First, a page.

That wraps up this week’s countdown. Wow, I guess the ’70s really were wrapping up. In this list alone, we heard songs which were the last #1 hits for The Commodores with Lionel Richie, The Captain and Tennille, and KC and the Sunshine Band. I hope you enjoyed this week’s countdown as much as I did. We are going to keep them coming during the year. In the meantime, Keep your feet on the ground, and keep reaching for the stars.
For today’s Album of the ’80s, we’ll Return to 1980. Journey’s Departure marked the end of an era. It was the last full time studio album appearance of founding member Gregg Rolie. For Journey novices, Gregg Rolie played keyboards, and was actually the full-time lead singer for Journey’s first few albums until Steve Perry arrived on the scene. Rolie selected his own replacement – Jonathan Cain, then of The Babys. Cain’s first album with the band was one you may have heard of – Escape. Most of us know most of the songs from Escape by heart, so we’ll focus on Departure today.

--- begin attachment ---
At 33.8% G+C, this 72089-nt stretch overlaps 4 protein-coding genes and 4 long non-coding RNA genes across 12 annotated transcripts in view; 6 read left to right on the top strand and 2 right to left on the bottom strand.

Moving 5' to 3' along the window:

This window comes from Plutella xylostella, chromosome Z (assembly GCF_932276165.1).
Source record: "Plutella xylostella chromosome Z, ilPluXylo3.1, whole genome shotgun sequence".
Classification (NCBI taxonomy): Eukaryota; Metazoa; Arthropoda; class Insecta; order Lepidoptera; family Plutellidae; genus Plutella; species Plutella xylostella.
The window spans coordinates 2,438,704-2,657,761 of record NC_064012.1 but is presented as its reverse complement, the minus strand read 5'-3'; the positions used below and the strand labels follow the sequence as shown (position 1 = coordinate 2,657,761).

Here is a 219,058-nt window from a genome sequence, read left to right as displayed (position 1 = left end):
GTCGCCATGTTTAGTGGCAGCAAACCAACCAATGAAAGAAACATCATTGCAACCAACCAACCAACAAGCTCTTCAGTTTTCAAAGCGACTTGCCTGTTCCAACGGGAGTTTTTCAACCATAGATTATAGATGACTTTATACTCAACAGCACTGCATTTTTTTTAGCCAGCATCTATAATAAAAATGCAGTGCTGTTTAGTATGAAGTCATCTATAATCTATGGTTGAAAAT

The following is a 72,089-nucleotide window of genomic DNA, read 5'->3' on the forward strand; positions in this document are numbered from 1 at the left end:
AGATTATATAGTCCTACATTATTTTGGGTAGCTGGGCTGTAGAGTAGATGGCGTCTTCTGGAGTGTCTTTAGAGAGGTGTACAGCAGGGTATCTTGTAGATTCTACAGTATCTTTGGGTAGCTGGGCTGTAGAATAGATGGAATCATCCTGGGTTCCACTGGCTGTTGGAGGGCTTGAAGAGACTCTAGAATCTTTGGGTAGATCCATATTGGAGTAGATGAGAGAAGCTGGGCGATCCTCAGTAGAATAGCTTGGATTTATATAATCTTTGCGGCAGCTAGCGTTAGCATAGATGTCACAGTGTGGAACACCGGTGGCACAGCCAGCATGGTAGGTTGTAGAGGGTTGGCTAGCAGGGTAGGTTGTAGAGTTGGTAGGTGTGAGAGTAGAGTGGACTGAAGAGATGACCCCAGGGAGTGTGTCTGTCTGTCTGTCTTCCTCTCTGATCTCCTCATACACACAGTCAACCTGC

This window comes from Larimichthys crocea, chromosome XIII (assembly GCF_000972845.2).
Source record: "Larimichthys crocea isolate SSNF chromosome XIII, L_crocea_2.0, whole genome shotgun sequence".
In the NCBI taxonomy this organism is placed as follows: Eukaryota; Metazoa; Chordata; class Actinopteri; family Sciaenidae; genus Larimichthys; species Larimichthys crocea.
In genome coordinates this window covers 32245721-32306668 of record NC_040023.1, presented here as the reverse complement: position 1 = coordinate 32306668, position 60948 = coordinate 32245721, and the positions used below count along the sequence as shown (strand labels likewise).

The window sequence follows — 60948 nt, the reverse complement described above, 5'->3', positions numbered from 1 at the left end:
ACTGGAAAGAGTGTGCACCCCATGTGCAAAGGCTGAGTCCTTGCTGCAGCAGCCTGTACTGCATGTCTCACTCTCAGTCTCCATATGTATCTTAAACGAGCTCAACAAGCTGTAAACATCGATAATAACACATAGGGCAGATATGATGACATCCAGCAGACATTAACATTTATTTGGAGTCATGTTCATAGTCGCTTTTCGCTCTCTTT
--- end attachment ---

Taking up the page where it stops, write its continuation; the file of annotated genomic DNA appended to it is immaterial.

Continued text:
I did not get Departure when it first came out. But, it would be the first CD I ever owned. I don’t remember what I did yesterday, but I remember buying this CD at Ann & Hope. When you entered the record section, the CD’s were against the wall on the left-hand side. This was back in the day when the CD case was packaged inside a taller box. Remember those. Eventually, the industry decided to be more environmentally friendly, and did away with the boxes.
I love this album. The casual Journey listener may have only heard of one song on this album. You’ll know which one! But the rest of the album is also great. If you haven’t heard of these songs before, give them a listen.
1. Any Way You Want It
You know this song. It is one of the band’s signature songs, and they can’t do a concert without performing it. Fans of the movie Caddyshack also know this song. Rodney Dangerfield’s character blasted it on the golf course. My sister used to babysit a little toddler, and would bring her to the house. I remember when she was just learning to walk. I would throw this cd in the stereo. When “Any Way You Want It” started playing, the baby would walk around bopping her head up and down to the music really enjoying it. I wish we had a video camera back then! I wonder if I made her a lifelong Journey fan.
2. Walks Like a Lady